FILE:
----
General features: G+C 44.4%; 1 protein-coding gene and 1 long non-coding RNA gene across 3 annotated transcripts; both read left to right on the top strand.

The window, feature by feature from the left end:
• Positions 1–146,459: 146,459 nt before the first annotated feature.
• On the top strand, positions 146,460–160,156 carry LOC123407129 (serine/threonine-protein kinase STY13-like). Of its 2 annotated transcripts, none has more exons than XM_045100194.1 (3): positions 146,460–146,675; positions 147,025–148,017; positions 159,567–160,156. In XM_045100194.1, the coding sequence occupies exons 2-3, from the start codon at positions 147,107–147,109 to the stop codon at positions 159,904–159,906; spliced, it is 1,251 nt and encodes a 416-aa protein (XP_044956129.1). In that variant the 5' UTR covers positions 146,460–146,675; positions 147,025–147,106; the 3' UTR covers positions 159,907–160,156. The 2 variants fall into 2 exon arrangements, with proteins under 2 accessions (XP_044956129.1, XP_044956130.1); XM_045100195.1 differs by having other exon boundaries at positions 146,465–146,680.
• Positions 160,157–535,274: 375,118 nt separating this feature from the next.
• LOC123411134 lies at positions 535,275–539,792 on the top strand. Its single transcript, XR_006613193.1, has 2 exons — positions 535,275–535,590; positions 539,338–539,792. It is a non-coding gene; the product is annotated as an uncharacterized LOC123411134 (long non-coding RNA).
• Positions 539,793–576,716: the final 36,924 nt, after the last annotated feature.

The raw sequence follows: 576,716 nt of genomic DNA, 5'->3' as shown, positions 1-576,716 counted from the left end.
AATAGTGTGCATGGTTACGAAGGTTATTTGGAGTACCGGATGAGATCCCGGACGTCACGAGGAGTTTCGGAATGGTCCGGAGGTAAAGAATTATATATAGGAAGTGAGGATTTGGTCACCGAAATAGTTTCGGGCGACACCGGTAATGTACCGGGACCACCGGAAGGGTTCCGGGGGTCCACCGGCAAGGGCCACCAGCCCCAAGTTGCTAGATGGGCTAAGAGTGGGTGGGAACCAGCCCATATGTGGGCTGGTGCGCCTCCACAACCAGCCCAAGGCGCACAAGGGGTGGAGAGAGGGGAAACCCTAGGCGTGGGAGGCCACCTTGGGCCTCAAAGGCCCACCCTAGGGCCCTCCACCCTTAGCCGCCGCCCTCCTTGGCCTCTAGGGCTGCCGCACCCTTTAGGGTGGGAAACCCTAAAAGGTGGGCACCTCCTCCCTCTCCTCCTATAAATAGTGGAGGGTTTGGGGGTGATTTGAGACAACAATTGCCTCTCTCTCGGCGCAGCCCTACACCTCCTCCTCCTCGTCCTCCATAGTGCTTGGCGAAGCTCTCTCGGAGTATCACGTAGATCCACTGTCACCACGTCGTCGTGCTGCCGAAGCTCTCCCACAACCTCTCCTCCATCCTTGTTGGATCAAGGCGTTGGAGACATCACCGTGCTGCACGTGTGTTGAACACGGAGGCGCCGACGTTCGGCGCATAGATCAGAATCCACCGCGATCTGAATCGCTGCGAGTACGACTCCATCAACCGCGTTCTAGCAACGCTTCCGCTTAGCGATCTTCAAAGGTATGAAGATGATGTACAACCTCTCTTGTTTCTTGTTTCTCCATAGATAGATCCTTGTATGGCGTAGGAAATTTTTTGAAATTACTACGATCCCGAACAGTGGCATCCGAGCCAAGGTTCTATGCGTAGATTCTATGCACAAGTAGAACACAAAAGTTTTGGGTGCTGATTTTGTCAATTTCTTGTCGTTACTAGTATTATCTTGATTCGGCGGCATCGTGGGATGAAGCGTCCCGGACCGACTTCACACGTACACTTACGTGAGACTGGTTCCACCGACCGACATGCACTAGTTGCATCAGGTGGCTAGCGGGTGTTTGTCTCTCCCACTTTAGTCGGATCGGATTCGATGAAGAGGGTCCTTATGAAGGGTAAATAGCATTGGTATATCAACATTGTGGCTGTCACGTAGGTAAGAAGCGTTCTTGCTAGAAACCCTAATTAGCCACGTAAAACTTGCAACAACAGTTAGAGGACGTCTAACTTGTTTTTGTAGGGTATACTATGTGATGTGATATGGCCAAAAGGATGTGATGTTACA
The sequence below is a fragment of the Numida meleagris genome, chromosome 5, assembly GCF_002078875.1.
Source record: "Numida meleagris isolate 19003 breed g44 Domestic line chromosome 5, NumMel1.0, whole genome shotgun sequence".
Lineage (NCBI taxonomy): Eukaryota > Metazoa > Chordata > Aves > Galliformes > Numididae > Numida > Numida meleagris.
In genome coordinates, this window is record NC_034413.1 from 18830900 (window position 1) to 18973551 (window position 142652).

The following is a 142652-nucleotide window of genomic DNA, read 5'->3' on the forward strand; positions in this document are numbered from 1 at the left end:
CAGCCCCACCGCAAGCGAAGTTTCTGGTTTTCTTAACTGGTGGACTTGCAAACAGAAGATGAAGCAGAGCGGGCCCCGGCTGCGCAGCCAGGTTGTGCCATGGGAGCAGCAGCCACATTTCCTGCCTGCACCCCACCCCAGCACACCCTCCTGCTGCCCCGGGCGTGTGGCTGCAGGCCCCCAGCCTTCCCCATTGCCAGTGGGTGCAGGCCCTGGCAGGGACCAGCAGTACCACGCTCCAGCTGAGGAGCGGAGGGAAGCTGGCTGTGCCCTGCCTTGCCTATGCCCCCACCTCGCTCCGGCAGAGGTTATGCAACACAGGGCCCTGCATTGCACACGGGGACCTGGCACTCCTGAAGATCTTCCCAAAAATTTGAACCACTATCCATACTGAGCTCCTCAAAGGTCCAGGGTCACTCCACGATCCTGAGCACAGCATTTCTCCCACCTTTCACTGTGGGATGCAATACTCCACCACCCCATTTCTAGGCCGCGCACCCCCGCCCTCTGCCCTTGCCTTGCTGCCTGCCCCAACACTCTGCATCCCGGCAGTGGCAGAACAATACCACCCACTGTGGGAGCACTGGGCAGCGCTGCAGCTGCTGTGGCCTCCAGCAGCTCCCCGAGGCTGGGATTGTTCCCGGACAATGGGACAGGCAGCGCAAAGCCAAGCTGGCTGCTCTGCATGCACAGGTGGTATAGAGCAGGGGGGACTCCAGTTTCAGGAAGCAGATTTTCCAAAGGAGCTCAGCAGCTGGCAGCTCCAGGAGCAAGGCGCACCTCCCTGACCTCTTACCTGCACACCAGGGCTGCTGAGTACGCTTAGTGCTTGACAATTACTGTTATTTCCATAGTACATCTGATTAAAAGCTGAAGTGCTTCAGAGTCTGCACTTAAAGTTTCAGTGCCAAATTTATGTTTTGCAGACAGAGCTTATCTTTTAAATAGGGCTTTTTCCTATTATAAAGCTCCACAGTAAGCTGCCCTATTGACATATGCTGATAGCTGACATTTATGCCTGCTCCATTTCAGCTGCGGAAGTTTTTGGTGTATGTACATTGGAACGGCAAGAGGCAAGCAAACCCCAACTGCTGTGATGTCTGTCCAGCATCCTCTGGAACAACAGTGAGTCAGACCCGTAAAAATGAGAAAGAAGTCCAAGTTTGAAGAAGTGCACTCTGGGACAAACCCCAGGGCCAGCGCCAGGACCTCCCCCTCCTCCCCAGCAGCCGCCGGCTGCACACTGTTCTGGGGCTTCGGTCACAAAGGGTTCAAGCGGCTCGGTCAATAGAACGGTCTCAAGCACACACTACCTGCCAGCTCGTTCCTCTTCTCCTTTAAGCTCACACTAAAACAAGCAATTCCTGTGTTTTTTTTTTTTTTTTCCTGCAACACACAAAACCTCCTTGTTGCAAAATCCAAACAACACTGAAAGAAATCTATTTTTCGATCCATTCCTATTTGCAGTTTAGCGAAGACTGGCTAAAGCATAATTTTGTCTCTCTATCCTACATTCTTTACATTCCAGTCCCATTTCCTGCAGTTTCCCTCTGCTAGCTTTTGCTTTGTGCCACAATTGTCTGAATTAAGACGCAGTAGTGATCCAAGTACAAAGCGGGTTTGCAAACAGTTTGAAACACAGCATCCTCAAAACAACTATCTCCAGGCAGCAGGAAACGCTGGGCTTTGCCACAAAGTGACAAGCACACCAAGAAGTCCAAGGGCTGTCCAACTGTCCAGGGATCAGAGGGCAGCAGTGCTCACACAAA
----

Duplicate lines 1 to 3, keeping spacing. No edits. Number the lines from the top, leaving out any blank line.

General features: G+C 44.4%; 1 protein-coding gene and 1 long non-coding RNA gene across 3 annotated transcripts; both read left to right on the top strand.

The window, feature by feature from the left end:
• Positions 1–146,459: 146,459 nt before the first annotated feature.